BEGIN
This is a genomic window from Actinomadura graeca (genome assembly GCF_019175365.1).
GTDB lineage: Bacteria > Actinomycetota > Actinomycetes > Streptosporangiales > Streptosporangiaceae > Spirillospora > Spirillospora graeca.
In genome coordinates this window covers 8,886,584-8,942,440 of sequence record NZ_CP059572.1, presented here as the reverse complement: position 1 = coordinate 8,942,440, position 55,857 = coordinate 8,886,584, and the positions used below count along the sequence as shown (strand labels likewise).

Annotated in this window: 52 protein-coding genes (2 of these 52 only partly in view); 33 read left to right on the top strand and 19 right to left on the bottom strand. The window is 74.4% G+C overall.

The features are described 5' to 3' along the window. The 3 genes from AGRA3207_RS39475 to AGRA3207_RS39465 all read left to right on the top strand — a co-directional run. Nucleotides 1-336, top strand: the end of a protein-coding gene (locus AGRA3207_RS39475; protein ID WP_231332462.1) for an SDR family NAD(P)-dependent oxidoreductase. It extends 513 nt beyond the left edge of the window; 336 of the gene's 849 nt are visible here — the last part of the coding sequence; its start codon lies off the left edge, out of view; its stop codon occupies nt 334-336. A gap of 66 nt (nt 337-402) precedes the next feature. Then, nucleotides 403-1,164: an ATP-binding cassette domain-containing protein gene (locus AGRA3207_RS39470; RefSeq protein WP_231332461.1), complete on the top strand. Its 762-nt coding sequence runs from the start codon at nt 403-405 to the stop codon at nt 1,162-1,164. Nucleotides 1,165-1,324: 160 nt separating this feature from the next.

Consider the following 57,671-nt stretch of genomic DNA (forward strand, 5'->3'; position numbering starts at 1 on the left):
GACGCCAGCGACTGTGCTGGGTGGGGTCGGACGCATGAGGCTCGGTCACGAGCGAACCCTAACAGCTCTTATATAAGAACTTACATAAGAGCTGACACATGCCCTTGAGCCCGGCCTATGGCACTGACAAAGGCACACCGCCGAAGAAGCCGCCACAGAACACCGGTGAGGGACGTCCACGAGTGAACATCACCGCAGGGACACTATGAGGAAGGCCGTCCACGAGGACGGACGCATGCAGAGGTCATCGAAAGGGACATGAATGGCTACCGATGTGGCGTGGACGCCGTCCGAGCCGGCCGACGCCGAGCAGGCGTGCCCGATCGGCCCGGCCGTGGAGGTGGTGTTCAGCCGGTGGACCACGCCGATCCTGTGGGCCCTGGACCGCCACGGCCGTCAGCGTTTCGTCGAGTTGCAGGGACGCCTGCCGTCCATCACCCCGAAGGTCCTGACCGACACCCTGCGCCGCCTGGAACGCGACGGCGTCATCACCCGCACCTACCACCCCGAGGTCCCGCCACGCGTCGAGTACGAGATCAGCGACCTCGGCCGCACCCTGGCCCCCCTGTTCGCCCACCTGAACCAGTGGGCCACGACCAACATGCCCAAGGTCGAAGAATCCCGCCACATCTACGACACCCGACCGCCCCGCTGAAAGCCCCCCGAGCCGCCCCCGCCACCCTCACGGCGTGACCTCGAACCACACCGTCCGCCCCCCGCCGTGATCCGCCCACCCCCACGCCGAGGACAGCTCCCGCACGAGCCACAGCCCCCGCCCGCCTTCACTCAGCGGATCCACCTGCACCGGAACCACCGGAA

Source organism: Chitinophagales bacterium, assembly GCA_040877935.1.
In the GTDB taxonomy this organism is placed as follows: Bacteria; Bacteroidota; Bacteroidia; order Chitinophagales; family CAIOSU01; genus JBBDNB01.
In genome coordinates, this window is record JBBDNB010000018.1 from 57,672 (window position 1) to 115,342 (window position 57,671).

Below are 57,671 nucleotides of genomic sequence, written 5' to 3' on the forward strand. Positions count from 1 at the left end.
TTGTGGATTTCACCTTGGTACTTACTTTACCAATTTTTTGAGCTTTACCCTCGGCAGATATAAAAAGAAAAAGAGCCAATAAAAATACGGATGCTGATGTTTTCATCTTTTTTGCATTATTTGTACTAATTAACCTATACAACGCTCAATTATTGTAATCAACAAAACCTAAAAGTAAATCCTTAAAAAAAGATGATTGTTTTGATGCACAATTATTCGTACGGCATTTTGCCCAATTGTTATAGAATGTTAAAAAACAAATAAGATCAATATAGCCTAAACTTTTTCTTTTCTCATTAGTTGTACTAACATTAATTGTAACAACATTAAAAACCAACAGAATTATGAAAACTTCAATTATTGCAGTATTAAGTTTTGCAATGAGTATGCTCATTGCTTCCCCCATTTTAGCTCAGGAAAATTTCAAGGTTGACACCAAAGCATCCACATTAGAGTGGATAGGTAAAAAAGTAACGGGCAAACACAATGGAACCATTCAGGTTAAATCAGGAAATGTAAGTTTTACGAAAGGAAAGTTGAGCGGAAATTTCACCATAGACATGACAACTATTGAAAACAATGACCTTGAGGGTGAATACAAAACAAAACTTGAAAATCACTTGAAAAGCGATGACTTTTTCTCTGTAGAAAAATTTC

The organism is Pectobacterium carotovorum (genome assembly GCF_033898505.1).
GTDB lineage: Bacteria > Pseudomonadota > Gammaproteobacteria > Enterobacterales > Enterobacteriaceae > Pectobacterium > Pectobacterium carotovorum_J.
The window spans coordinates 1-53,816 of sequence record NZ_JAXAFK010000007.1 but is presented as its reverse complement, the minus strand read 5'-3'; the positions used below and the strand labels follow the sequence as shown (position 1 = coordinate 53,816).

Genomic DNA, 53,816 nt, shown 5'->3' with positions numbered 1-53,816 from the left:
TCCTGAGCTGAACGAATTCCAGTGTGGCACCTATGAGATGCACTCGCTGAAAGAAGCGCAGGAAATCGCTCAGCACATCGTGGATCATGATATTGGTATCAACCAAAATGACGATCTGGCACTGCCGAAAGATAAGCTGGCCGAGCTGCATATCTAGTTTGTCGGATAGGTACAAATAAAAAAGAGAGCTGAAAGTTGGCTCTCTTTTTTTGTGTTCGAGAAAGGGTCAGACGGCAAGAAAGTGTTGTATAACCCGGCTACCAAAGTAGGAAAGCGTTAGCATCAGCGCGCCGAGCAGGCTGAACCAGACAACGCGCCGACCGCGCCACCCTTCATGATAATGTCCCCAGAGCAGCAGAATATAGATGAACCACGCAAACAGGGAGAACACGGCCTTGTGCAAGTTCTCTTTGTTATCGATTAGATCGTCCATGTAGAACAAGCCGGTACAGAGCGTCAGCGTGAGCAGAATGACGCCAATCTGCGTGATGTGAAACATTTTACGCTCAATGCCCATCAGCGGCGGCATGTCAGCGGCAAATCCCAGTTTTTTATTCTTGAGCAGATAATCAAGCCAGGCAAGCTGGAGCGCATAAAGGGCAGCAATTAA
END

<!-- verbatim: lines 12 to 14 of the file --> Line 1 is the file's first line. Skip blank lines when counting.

TTGTGGATTTCACCTTGGTACTTACTTTACCAATTTTTTGAGCTTTACCCTCGGCAGATATAAAAAGAAAAAGAGCCAATAAAAATACGGATGCTGATGTTTTCATCTTTTTTGCATTATTTGTACTAATTAACCTATACAACGCTCAATTATTGTAATCAACAAAACCTAAAAGTAAATCCTTAAAAAAAGATGATTGTTTTGATGCACAATTATTCGTACGGCATTTTGCCCAATTGTTATAGAATGTTAAAAAACAAATAAGATCAATATAGCCTAAACTTTTTCTTTTCTCATTAGTTGTACTAACATTAATTGTAACAACATTAAAAACCAACAGAATTATGAAAACTTCAATTATTGCAGTATTAAGTTTTGCAATGAGTATGCTCATTGCTTCCCCCATTTTAGCTCAGGAAAATTTCAAGGTTGACACCAAAGCATCCACATTAGAGTGGATAGGTAAAAAAGTAACGGGCAAACACAATGGAACCATTCAGGTTAAATCAGGAAATGTAAGTTTTACGAAAGGAAAGTTGAGCGGAAATTTCACCATAGACATGACAACTATTGAAAACAATGACCTTGAGGGTGAATACAAAACAAAACTTGAAAATCACTTGAAAAGCGATGACTTTTTCTCTGTAGAAAAATTTC

The organism is Pectobacterium carotovorum (genome assembly GCF_033898505.1).
GTDB lineage: Bacteria > Pseudomonadota > Gammaproteobacteria > Enterobacterales > Enterobacteriaceae > Pectobacterium > Pectobacterium carotovorum_J.